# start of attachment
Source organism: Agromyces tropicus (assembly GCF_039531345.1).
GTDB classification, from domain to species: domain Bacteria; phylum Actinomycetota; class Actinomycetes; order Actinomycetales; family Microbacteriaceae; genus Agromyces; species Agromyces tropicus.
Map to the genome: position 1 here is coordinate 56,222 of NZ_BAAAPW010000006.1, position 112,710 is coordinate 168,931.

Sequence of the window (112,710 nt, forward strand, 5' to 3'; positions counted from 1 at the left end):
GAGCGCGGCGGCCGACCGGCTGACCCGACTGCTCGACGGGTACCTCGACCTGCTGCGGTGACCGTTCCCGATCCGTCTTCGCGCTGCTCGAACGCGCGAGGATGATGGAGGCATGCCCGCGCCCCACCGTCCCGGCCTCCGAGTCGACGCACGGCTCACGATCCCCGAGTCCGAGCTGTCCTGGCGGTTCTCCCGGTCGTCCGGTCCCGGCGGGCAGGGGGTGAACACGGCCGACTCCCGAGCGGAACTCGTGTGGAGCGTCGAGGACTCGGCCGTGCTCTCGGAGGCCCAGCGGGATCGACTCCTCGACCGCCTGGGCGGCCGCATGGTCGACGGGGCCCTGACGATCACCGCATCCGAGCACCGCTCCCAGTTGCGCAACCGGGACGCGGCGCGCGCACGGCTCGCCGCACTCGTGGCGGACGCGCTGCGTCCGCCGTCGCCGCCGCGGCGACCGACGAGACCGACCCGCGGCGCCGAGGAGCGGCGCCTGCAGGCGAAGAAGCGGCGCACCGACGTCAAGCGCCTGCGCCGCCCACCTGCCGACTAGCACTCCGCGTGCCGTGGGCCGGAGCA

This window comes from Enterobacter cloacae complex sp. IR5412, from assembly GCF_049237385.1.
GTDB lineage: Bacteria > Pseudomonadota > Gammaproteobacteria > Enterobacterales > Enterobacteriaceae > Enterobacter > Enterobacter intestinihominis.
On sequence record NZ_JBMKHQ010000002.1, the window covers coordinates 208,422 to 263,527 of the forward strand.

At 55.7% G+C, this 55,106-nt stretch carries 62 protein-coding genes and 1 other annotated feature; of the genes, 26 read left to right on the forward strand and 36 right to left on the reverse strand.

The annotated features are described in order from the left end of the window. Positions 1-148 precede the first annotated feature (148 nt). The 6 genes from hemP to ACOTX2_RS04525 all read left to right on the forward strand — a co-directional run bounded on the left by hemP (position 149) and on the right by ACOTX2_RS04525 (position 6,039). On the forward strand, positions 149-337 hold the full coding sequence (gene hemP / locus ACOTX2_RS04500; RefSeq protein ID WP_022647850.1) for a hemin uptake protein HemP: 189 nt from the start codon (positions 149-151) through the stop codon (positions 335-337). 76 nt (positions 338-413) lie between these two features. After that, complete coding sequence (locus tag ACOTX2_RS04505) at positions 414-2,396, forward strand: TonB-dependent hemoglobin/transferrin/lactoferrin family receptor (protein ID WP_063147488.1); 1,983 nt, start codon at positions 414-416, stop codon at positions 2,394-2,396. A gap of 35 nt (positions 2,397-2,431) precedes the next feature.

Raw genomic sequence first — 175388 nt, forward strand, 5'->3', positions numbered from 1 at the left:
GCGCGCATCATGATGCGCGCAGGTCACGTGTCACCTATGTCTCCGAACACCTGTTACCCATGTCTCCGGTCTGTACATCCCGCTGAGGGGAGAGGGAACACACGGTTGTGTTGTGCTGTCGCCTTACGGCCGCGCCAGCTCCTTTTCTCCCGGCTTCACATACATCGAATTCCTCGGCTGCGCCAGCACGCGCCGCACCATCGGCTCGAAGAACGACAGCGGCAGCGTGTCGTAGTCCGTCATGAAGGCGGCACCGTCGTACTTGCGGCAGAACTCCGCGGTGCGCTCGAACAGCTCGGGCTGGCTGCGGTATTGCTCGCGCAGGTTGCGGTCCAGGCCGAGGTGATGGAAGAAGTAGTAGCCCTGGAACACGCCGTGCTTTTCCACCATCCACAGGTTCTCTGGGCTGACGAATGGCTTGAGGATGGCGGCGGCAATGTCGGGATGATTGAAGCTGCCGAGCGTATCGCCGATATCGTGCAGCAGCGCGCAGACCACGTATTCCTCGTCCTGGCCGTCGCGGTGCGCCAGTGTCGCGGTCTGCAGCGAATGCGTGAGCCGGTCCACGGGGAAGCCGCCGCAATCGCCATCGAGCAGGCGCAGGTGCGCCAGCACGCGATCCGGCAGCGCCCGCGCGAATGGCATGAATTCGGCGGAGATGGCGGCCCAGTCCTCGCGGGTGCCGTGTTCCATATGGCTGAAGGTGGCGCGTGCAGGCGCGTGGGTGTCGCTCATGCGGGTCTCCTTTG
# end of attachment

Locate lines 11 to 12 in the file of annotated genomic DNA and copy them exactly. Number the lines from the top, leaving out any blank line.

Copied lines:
Raw genomic sequence first — 175388 nt, forward strand, 5'->3', positions numbered from 1 at the left:
GCGCGCATCATGATGCGCGCAGGTCACGTGTCACCTATGTCTCCGAACACCTGTTACCCATGTCTCCGGTCTGTACATCCCGCTGAGGGGAGAGGGAACACACGGTTGTGTTGTGCTGTCGCCTTACGGCCGCGCCAGCTCCTTTTCTCCCGGCTTCACATACATCGAATTCCTCGGCTGCGCCAGCACGCGCCGCACCATCGGCTCGAAGAACGACAGCGGCAGCGTGTCGTAGTCCGTCATGAAGGCGGCACCGTCGTACTTGCGGCAGAACTCCGCGGTGCGCTCGAACAGCTCGGGCTGGCTGCGGTATTGCTCGCGCAGGTTGCGGTCCAGGCCGAGGTGATGGAAGAAGTAGTAGCCCTGGAACACGCCGTGCTTTTCCACCATCCACAGGTTCTCTGGGCTGACGAATGGCTTGAGGATGGCGGCGGCAATGTCGGGATGATTGAAGCTGCCGAGCGTATCGCCGATATCGTGCAGCAGCGCGCAGACCACGTATTCCTCGTCCTGGCCGTCGCGGTGCGCCAGTGTCGCGGTCTGCAGCGAATGCGTGAGCCGGTCCACGGGGAAGCCGCCGCAATCGCCATCGAGCAGGCGCAGGTGCGCCAGCACGCGATCCGGCAGCGCCCGCGCGAATGGCATGAATTCGGCGGAGATGGCGGCCCAGTCCTCGCGGGTGCCGTGTTCCATATGGCTGAAGGTGGCGCGTGCAGGCGCGTGGGTGTCGCTCATGCGGGTCTCCTTTG